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Old 09-08-2014, 11:23 AM   #1
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Insulating a partial earth sheltered home


My house project is all block filled with concrete and brick veneer. Many block houses are in Florida which at least north Florida has a climate very similar to my location in southern tennessee. How are those Florida block houses framed inside and insulated? I have a huge supply of recycled poly-iso board and want to use it to the max coupled with some soon to be purchased XPS blue board.

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JM
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Old 09-08-2014, 01:31 PM   #2
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This is a good thread, since seeing your build, I have been doing some research on insulating masonry walls in colder climates like ours, which isn't as cold as way up north. So far it has been confusing what I am finding out.

Just sealing the masonry walls won't stop condensation from forming when cold masonry walls meet inside warm air. Some way, heat must be contained from coming in contact with cold objects. I wonder if Styrofoam will sweat? I know it is a very good insulator but will the back side of it sweat if cold and some heat meet?

One ideal way to get rid of moisture would be with a dehumidifier, but how could one be incorporated to work if a small space was left between the outside wall and an inside, well, insulated wall? I ideally it would be to insulate the entire outside of the outside wall and inside as well. That would cause some problems not to mention expense. This is an interesting study.
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Old 09-08-2014, 02:01 PM   #3
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Big Jim
The extruded polystyrene, like the blue board is supposed to be very resistant to the flow of water and water vapor. Look at the article I referenced in a recent post from building science corp. if you search for the authors Smegal and Straube and high R foundations you can find it. It gives ten examples of ways it can and has been done. Look at case number 5 which is what I was trying to copy in my initial plan. The overall idea is to use a lot of vapor impermeable board type insulation, in their case XPS against the block and poly iso over that.
One thing they never mentioned was leaving a space between block and wall.

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Old 09-08-2014, 05:15 PM   #4
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Quote:
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Big Jim
The extruded polystyrene, like the blue board is supposed to be very resistant to the flow of water and water vapor. Look at the article I referenced in a recent post from building science corp. if you search for the authors Smegal and Straube and high R foundations you can find it. It gives ten examples of ways it can and has been done. Look at case number 5 which is what I was trying to copy in my initial plan. The overall idea is to use a lot of vapor impermeable board type insulation, in their case XPS against the block and poly iso over that.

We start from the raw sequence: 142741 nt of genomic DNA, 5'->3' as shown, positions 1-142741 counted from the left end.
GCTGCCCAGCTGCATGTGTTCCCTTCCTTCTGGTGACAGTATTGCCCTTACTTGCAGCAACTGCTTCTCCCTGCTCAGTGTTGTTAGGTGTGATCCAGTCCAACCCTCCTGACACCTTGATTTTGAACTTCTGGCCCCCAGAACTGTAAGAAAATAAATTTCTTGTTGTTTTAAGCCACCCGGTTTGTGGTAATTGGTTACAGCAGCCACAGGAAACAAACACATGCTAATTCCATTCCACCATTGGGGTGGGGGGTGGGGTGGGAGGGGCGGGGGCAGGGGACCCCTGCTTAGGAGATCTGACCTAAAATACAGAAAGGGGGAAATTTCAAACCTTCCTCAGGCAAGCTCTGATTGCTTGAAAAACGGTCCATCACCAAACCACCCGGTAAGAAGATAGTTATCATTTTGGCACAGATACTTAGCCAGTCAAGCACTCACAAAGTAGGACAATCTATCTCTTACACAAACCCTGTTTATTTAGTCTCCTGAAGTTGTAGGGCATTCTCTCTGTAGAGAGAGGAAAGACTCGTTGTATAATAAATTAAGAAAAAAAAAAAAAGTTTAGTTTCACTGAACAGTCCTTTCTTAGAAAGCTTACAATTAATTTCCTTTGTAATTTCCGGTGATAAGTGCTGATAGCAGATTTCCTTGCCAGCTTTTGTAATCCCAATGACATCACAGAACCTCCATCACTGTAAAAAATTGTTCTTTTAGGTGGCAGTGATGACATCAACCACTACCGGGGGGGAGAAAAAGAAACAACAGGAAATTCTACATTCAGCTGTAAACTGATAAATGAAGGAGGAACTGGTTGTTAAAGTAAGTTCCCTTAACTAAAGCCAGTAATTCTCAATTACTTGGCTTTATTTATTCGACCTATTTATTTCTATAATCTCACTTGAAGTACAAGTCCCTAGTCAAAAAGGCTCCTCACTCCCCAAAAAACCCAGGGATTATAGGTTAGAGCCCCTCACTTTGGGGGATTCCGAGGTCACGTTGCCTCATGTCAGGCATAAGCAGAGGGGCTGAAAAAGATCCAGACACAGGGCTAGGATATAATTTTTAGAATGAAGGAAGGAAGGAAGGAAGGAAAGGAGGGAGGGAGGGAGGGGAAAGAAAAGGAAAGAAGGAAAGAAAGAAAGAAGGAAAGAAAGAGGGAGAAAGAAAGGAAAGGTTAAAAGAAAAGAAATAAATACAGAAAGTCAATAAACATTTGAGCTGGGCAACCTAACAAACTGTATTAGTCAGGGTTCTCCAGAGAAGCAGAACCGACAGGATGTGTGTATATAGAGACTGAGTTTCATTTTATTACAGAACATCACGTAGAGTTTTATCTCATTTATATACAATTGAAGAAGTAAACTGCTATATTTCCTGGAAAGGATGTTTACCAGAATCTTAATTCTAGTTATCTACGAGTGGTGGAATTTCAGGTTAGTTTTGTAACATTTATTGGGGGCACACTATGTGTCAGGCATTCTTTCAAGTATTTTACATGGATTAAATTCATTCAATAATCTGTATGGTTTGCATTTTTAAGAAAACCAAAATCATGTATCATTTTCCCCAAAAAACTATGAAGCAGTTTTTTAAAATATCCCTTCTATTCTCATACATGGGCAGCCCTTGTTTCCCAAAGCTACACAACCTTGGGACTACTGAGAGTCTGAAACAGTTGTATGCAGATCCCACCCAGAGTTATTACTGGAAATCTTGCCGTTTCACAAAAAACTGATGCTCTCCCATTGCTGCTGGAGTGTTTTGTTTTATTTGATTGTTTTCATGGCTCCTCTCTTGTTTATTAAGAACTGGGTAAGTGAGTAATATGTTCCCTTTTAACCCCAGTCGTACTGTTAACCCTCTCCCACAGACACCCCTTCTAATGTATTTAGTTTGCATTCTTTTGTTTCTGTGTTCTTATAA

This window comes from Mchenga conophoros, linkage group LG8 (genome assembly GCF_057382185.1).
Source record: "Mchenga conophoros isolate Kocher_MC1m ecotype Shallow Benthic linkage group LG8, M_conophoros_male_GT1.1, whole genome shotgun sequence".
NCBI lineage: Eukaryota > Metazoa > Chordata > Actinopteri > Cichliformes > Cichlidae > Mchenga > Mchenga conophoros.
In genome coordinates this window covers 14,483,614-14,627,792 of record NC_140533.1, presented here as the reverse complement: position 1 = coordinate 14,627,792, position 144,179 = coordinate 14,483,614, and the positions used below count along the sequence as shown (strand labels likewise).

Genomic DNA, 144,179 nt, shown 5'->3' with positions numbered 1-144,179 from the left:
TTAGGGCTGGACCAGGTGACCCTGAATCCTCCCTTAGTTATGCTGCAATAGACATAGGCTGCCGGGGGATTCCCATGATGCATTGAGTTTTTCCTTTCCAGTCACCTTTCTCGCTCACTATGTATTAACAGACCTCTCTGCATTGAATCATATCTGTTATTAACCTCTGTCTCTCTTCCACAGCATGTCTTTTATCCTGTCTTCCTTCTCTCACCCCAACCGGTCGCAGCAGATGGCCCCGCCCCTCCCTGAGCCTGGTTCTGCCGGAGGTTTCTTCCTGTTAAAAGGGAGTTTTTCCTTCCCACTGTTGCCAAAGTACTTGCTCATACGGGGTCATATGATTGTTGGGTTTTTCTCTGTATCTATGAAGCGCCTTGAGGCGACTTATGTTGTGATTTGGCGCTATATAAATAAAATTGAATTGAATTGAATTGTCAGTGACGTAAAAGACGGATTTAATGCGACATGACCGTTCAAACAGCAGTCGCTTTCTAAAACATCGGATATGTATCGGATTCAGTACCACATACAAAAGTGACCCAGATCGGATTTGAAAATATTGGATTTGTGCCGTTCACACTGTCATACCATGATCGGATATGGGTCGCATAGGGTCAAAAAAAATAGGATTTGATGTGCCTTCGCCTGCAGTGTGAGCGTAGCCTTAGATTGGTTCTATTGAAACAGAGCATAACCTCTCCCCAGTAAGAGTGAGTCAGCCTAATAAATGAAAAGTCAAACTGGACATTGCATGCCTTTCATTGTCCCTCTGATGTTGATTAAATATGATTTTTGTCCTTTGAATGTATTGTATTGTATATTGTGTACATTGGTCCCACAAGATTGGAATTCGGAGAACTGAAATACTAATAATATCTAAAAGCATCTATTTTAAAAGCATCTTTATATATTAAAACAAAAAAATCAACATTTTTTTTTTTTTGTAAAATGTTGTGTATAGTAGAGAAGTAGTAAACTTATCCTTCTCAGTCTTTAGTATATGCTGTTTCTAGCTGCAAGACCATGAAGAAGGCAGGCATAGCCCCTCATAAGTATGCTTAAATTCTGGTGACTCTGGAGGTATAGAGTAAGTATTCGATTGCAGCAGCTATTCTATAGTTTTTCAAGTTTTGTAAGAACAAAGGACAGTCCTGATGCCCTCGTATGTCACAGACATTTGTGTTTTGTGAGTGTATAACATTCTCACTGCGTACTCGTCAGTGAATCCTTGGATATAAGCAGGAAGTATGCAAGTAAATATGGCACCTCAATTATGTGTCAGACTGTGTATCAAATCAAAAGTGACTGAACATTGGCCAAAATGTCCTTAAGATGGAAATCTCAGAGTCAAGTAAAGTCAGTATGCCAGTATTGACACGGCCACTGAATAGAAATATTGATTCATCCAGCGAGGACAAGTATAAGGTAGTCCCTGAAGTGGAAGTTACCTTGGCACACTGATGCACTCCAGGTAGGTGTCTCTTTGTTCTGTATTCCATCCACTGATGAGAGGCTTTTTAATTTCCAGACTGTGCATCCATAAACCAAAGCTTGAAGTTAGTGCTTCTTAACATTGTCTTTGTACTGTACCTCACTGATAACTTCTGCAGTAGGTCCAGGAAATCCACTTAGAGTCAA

One thing they never mentioned was leaving a space between block and wall.

JM
I haven't gone to the site you linked to, but I will. One thing that bothers me putting the XPS against the wall is there will be a space, be it ever so slight due to the imperfections and roughness of the blocks. In that slight space much mold can grow. If there is a mold resistant substance that can be applied to the wall, placing the XPS directly to the wall would work.

I just did a check and if this works it will be just the ticket:
http://www.rustoleumibg.com/images/t...e_Mold_TDS.pdf

See what you think.
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Old 09-08-2014, 05:44 PM   #5
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I went to that site and read part 5, sounds good. The key would to be doubly sure the warm air is totally sealed where zero air can get through. If the interior wall is absolutely sealed, if mold did get back there it couldn't get into the living area.

I understand your concern and wanting to make sure to head this off now as later on down the road. This is an interesting project.
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Old 09-08-2014, 08:41 PM   #6
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Quote:
Originally Posted by BigJim View Post
I haven't gone to the site you linked to, but I will. One thing that bothers me putting the XPS against the wall is there will be a space, be it ever so slight due to the imperfections and roughness of the blocks. In that slight space much mold can grow. If there is a mold resistant substance that can be applied to the wall, placing the XPS directly to the wall would work.

I just did a check and if this works it will be just the ticket:
http://www.rustoleumibg.com/images/t...e_Mold_TDS.pdf

See what you think.
Big Jim
You are absolutely right about the space and the original comment from the other poster about finding mold behind the pink board was addressed in a article I read after his post. It seems that with a rough wall and or just using dabs of glue coupled with a little space directly behind the sheet rock will create a circuit of air flow and allow moisture to accumulate on the colder side.
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Old 09-08-2014, 08:47 PM   #7
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The watertite product you mentioned looks very promising. I am going to check on cost and where to buy. I was planning on using more drylock but this sounds better especially the mold proof claim.

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Old 10-01-2014, 09:40 PM   #8